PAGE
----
SAN DIEGO-BALTIMORE: Crab Stuffed Baby Portobello Mushrooms with Arugula Chimichurri
In Baltimore, Crab is King. More specifically, it is the Maryland Blue Crab that is afforded royalty status. Even its scientific name — Callinectes sapidus – gets at the key reason why, translating as it does, as “beautiful swimmer that is savory.” I have never seen a blue crab swim but there can be no doubt that it is savory.
Baltimoreans eat their crab in many ways: crab bisque, crab cakes, dips and spreads, crab puffs and many more. There is, though, nothing better than working your way through a table full of with crab steamed in Old Bay Seasoning at a waterside crab joint with the Chesapeake Bay in sight. First they bring out the butcher paper, next they pile it high with steamed crabs and bring out the mallet. The next half hour is a delicious ritual of pounding, picking and consuming shellfish meat that is as sweet as any you will ever eat.
But Old Bay Steamed Blue Crab seemed a bit impractical for a Qualcomm Stadium tailgate. And with crab cakes having already made two appearances in this space — http://sdfoodtravel.com/san-diego-curried-crab-and-corn-cakes-with-roasted-red-pepper-sauce-and-parsley-oil/ and http://sdfoodtravel.com/san-diego-on-time-travel-and-a-pop-up-50th/ — we clearly wanted to go a different direction.
We found the inspiration for the answer growing in our front yard: arugula. From there it was a short distance to Crab Stuffed Baby Portobello Mushrooms with Arugula Chimichurri. The addition of Old Bay Seasoning (doctored to taste with a bit of additional paprika, some cayenne pepper, ground ginger and onion powder) to the stuffing echoes the flavors of those Chesapeake Bay-side crab joints. The chimichurri brought some welcome acidity to the party and the mushrooms served the dual functions of (1) delivery system and (2) umami.
We prepped the ingredients at home before leaving for the Stadium, assembled it and cooked it in foil on the grill at the tailgate. One taste and I had to agree: crab IS king.
Crab Stuffed Baby Portobello Mushrooms with Arugula Chimichurri
For the Crab Stuffed Mushrooms
- 2 shallots, minced
- 2 cloves garlic, minced
- ½ teaspoon extra virgin olive oil
- 1 pound crab meat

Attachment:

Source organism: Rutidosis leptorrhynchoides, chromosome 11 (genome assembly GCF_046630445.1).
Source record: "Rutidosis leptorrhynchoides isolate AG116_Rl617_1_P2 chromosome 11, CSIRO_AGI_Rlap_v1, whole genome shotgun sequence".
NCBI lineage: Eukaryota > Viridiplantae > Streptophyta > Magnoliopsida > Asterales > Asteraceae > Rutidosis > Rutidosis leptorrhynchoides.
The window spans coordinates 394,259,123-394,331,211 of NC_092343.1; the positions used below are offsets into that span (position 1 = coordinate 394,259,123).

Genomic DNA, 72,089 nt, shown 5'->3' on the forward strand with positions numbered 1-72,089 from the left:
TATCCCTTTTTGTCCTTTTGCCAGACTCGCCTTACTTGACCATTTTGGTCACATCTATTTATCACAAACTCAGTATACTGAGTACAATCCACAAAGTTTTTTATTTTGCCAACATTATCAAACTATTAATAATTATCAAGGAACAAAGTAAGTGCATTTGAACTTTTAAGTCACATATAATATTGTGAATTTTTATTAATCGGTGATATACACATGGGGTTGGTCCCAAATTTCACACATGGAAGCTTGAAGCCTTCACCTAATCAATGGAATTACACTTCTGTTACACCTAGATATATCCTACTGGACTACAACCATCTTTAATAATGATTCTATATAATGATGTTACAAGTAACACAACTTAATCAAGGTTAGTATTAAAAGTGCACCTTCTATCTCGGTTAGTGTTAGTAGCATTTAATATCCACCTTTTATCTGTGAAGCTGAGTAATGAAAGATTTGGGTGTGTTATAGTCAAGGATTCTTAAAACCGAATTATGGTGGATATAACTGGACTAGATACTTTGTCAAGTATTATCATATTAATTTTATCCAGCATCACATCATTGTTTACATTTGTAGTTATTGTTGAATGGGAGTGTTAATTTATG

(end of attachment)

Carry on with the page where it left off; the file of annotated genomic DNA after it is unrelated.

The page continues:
- ¼ cup panko bread crumbs
- 1 tablespoon fresh thyme leaves
- 1 cup gruyere cheese, grated
- 2-3 tablespoons Old Bay Seasoning
- 1 teaspoon paprika
- 1 teaspoon cayenne pepper
- 1 teaspoon ground ginger
- 1 teaspoon onion powder
- 12 Baby Portobello Mushrooms (or large White Button Mushrooms)
For the Arugula Chimichurri
- 2 cups arugula leaves, rinsed, dried and minced
- 3 cloves garlic, minced
- ½ cup extra virgin olive oil
- 2 tablespoon lemon juice
- 1 teaspoon red pepper flakes
- Kosher salt
Cook the Aromatics. Saute the minced shallots and garlic in half a teaspoon of the olive oil for just long enough for the shallots to turn translucent
Make the Arugula Chimichurri. Combine all of the ingredients in a large bowl and mix thoroughly.
Make the Stuffing. In a large mixing bowl, combine the shallots, garlic, and all spices with the crab, panko bread crumbs, thyme leaves and 2/3 pound of the gruyere cheese. Mix thoroughly.
Stuff the Portobello Mushrooms. Remove the stems from the Portobello mushrooms. Clean the mushrooms, either using a brush or paper towels. Place approximately a tablespoon of the stuffing in each of the mushrooms and top each with a sprinkle of the remaining cheese.
Cook the Stuffed Mushrooms. If cooking at a tailgate, place each of the stuffed mushrooms on a sheet of heavy duty aluminum foil and cover with another sheet, crimping the edges. Place the aluminum foil packet on a hot grill and cook for three or four minutes, just until the sprinkle of cheese on top of the mushrooms has melted and the mushrooms have just begun to lose a bit of their texture. The dish can also be cooked in a 375° Fahrenheit oven.
- Plate the Dish. Place a mushroom on each plate and drizzle with some of the chimichurri.